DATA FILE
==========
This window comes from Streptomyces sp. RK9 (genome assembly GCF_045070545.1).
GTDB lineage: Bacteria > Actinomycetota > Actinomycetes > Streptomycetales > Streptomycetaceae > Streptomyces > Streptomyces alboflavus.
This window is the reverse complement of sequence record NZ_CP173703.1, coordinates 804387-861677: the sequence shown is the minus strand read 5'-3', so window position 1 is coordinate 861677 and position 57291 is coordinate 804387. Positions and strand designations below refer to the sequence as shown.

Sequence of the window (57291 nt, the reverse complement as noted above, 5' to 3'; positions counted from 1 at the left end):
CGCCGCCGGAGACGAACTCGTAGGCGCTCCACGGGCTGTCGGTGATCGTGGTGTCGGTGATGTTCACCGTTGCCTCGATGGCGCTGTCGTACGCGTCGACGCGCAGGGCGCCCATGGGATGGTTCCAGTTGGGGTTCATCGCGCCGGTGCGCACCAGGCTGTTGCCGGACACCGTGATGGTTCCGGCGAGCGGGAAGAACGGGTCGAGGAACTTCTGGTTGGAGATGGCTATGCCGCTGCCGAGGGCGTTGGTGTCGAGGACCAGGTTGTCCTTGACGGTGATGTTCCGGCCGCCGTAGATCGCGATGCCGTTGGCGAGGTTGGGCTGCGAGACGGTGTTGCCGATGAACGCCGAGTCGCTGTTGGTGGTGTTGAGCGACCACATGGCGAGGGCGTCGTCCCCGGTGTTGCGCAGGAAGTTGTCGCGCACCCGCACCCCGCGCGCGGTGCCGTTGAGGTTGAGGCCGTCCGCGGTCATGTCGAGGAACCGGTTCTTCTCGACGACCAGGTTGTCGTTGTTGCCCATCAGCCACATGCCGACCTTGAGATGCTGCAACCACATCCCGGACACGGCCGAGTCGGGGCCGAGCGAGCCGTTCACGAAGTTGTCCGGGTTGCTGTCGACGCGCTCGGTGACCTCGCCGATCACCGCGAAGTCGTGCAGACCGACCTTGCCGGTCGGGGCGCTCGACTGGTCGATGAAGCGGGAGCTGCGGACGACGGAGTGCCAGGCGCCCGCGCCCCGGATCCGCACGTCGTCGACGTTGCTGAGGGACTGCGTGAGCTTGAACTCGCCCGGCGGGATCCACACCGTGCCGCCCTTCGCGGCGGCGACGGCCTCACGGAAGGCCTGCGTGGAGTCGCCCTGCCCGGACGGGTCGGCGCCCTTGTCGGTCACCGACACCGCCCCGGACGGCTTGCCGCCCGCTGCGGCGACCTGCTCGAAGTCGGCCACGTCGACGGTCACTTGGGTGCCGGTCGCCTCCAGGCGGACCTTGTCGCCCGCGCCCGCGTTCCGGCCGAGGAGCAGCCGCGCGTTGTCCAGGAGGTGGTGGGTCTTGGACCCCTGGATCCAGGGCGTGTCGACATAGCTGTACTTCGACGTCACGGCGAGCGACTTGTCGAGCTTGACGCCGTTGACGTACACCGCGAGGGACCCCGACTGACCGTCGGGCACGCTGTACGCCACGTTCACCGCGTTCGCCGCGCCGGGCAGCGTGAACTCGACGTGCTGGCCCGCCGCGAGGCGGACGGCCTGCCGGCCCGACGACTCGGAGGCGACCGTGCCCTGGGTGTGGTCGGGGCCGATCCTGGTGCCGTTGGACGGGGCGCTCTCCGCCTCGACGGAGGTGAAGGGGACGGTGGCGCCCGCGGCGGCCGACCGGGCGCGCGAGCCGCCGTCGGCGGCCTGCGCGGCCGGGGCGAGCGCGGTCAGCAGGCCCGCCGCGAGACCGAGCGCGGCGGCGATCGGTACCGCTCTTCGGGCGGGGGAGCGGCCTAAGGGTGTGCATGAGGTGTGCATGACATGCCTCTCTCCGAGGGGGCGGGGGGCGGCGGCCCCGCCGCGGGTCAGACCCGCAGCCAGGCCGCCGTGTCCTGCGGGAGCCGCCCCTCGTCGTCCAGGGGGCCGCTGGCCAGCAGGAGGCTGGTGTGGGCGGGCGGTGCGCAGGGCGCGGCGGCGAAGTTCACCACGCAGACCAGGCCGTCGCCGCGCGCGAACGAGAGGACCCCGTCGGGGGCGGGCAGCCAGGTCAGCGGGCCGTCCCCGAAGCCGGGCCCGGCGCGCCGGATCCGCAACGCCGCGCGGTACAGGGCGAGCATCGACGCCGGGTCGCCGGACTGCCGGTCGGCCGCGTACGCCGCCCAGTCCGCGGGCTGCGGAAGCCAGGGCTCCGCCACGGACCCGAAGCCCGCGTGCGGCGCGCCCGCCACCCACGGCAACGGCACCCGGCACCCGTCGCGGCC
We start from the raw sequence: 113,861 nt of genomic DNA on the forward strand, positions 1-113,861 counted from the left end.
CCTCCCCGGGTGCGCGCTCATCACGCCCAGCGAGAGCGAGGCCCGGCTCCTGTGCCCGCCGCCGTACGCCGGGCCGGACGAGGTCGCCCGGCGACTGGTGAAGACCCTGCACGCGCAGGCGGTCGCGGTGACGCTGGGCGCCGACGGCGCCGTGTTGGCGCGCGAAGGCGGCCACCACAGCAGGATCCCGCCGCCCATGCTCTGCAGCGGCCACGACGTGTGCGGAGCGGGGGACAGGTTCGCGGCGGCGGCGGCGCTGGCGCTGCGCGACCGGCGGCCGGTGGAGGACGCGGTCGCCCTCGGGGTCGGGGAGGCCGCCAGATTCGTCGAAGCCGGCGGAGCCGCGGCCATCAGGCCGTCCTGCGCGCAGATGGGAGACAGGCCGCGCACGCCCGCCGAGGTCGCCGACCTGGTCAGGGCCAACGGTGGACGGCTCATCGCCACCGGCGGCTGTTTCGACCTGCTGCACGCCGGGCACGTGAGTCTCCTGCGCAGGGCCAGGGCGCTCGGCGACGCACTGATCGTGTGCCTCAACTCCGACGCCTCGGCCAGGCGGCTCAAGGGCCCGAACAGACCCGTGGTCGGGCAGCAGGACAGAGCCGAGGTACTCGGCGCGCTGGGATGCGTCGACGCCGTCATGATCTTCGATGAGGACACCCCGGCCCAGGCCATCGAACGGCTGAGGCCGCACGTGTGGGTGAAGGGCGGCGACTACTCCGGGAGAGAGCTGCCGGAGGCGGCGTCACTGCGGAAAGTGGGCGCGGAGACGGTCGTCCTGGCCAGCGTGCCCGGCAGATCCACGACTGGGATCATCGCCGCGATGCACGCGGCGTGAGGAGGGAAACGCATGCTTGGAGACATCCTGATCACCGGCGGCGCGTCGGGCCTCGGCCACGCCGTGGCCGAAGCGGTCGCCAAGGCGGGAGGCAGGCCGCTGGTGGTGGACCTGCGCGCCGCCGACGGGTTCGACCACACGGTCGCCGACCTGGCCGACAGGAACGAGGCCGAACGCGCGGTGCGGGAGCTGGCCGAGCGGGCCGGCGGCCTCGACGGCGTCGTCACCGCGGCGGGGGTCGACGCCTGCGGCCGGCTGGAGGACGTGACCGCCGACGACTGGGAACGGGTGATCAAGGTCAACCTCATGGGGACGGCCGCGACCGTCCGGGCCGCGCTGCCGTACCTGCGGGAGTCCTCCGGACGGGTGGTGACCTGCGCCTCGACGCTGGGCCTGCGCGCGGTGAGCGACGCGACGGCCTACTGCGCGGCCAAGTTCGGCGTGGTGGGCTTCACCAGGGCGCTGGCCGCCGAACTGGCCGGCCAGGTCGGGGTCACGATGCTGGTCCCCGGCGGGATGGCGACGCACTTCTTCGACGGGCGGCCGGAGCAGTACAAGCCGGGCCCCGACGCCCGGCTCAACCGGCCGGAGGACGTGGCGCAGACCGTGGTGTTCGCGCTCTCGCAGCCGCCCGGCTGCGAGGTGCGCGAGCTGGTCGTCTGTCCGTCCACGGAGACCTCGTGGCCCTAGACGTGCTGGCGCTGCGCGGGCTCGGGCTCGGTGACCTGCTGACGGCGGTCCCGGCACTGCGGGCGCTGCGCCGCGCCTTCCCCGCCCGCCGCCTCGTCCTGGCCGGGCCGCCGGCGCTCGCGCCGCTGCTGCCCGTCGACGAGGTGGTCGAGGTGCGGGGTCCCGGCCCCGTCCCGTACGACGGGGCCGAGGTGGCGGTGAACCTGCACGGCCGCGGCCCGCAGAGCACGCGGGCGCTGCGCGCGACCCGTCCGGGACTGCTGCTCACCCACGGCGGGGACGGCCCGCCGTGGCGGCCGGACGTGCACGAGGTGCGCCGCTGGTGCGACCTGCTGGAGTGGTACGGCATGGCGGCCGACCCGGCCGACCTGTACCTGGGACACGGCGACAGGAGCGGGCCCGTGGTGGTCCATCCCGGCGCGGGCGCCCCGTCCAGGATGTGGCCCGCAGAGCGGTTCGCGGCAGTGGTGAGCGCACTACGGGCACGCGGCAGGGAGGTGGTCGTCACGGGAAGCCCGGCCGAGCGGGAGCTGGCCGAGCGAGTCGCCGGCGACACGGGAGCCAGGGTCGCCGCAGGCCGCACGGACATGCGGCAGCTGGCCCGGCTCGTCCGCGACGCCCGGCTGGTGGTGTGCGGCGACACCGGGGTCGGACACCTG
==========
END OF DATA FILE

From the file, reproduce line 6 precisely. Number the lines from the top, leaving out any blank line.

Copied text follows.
We start from the raw sequence: 113,861 nt of genomic DNA on the forward strand, positions 1-113,861 counted from the left end.